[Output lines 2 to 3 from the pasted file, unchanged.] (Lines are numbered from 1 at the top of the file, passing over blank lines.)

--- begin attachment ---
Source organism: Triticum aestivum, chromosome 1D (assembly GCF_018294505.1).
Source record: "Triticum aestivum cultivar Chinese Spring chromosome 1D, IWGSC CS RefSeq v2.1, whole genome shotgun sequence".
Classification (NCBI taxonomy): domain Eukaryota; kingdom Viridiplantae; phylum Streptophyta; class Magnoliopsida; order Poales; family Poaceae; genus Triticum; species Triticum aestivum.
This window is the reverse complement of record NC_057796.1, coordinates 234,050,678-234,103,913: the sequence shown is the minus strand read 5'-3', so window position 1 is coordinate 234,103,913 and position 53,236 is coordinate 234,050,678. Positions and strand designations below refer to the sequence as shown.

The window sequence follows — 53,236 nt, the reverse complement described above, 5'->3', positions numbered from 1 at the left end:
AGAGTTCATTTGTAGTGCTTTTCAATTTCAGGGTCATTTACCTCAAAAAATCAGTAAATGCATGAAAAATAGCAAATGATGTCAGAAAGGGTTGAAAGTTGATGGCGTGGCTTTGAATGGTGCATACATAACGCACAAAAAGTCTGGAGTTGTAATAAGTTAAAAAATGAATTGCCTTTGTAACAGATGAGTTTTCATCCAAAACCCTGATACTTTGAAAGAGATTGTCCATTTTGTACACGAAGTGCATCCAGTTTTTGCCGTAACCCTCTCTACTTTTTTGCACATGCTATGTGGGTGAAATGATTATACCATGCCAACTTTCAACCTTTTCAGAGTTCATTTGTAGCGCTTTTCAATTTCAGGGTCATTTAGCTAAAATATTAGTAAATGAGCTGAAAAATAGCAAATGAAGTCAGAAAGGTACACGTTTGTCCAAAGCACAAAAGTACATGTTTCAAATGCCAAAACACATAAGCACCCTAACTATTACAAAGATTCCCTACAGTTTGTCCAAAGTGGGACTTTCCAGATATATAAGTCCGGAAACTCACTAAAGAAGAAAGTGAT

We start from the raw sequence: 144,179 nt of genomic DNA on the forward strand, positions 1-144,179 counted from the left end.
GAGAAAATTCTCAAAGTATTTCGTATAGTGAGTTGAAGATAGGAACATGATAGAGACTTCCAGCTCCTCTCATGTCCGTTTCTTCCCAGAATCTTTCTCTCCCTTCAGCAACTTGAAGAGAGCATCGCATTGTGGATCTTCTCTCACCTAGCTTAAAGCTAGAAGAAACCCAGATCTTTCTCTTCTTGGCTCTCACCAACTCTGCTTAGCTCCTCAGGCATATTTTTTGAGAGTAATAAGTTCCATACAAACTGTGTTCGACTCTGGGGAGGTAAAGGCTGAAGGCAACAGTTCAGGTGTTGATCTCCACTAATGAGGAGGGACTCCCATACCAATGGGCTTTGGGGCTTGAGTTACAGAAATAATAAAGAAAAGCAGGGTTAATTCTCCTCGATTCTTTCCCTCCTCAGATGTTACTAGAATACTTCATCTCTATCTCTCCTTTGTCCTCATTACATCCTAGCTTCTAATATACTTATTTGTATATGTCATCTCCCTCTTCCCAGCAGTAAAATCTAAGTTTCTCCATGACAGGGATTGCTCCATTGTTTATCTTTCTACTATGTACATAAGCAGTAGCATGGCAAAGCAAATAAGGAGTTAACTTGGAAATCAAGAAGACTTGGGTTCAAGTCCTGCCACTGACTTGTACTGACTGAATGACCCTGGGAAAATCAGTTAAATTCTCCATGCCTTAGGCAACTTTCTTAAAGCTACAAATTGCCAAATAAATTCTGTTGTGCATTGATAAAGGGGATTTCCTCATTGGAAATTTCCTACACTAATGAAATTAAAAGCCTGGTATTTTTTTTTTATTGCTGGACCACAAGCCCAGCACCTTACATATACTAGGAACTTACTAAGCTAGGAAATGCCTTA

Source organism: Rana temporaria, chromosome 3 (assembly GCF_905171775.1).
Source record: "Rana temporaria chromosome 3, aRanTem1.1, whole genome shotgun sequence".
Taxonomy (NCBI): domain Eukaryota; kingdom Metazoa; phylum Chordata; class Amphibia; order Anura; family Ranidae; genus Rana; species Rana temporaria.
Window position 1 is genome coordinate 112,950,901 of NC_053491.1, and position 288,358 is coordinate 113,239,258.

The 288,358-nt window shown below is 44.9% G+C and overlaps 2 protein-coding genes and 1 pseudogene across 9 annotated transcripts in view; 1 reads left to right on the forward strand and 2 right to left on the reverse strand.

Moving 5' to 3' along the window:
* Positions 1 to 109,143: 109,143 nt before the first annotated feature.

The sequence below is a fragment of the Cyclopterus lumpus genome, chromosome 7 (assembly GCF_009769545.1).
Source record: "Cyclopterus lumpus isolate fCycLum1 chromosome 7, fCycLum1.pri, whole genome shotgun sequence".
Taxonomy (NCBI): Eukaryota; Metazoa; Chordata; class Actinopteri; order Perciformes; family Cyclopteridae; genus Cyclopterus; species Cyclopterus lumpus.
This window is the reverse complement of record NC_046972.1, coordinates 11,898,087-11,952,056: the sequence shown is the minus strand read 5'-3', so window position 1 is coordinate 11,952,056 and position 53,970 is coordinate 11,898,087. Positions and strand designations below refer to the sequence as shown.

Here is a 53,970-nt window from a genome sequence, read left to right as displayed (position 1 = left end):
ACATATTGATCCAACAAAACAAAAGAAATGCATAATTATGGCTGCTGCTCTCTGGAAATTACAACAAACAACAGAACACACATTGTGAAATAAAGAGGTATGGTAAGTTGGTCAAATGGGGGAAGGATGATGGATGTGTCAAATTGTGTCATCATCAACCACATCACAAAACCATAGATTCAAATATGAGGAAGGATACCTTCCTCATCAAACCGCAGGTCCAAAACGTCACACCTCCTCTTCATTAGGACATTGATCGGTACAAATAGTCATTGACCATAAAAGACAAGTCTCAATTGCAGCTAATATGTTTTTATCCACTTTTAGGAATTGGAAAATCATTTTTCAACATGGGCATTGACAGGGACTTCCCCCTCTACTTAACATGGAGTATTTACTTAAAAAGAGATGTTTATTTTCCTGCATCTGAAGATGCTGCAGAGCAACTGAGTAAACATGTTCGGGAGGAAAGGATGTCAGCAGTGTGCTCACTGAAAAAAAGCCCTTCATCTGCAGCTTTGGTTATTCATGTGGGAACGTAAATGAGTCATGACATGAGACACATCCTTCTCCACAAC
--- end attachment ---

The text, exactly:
Source record: "Triticum aestivum cultivar Chinese Spring chromosome 1D, IWGSC CS RefSeq v2.1, whole genome shotgun sequence".
Classification (NCBI taxonomy): domain Eukaryota; kingdom Viridiplantae; phylum Streptophyta; class Magnoliopsida; order Poales; family Poaceae; genus Triticum; species Triticum aestivum.